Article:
AODC – web technology and standards
This week I’m attending the Australasian Online Documentation and Content Conference (AODC) on the Gold Coast in Queensland, Australia. One of the sessions today covered web technology and standards, presented by Joe Welinske.
Joe is the president of Seattle-based WritersUA. This is the second of his sessions that I’ve attended. The first is covered in my earlier blog post, on trends, tools and technologies in online documentation. Today’s session was more technical, covering various standards in the following groups:
- W3C standards such as HTML, XHTML, XML/XSL, Web Accessibility Initiative, CSS.
- W3C hybrids such as HTML 5 (more below), AJAX, RSS and jQuery.
- OASIS technologies — DocBook and DITA.
- Other open source technologies — Oracle Help, IBM WebSphere.
- Proprietary technologies that are still relevant and useful because they are so widely adopted and stable, such as Adobe PDF, AIR and even Microsoft Silverlight (emerging)
As well as talking about the above standards, Joe discussed each one’s possible application to technical communication.
In this blog post, I’ve extracted the subjects that were new to me and a couple of interesting items. Joe covered a lot more than I’ve mentioned here.
HTML 5 is an emerging standard that Joe feels we need to keep on our radar. It’s also known as “Web Applications 1.0”. It includes capabilities that are relevant to technical writers. Specifically, it supports new modular objects as part of a web page e.g. <aside>, <article>, <nav>. So a web page can recognise chunks of content in a non-linear way. Here’s a link Joe gave us to a demonstration: HTML 5 Support by Browser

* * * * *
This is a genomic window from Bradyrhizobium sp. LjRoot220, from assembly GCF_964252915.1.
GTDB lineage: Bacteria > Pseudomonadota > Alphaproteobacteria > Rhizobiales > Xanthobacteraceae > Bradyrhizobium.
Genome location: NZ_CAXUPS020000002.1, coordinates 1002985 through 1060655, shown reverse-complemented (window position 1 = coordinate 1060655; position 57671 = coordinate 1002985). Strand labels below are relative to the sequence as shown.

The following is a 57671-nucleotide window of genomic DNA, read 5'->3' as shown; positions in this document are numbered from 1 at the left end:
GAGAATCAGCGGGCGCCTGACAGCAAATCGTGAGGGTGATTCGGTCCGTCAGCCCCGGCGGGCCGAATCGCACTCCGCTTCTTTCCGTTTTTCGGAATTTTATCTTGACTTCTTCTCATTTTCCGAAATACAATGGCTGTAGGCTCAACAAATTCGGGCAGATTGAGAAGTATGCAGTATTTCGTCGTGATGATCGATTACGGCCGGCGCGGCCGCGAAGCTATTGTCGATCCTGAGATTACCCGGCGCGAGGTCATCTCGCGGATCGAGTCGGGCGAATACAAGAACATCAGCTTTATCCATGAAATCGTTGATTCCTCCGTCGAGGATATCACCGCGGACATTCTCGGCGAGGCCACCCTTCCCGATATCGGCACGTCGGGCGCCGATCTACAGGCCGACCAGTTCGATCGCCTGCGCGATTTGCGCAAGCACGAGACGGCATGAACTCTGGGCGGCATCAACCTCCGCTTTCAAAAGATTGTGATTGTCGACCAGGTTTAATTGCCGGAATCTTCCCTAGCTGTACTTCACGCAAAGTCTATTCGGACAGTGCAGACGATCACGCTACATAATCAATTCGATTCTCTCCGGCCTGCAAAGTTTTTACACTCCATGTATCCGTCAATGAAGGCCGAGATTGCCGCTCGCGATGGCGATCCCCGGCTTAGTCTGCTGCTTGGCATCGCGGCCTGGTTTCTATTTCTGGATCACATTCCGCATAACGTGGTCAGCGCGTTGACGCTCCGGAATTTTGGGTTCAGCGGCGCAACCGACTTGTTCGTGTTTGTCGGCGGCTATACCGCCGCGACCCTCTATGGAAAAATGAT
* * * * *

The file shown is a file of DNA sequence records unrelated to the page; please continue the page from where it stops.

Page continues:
I found this really interesting, after all the discussion in previous sessions about modular documentation and structured authoring.
Joe thinks that, because HTML 5 has a high amount of interest from some big players, it will probably go ahead.
A question from the floor led to a discussion around HTML’s leniency as opposed to the strictness of XML / XHTML. So HTML 5 may meld HTML’s leniency with the semantic tagging provided by XML. This is potentially useful for the less-technically-savvy authors, because the browsers and other viewers will be instructed to render a page if at all possible even if it contains formatting errors.
Some more interesting items from Joe’s talk:
- Comparison of XML rendering via XSL versus CSS: Printing XML: Why CSS Is Better than XSL.
- Neat use of Flash for an online tutorial, from Verizon Wireless — demonstrates how to use a mobile phone. Click the ‘Interactive “How To” Simulator’. It has a movie of a hand clicking the buttons, plus a block of text in the right-hand panel. The text is in sync with the movie, and you can influence the movie by clicking the text.
Joe covered a huge area in this short session, and his knowledge is huge too. Thank you Joe! The next two days of the conference include other sessions with more detail on some of the areas which Joe has introduced, including one on AIR (Adobe Integrated Runtime) tomorrow.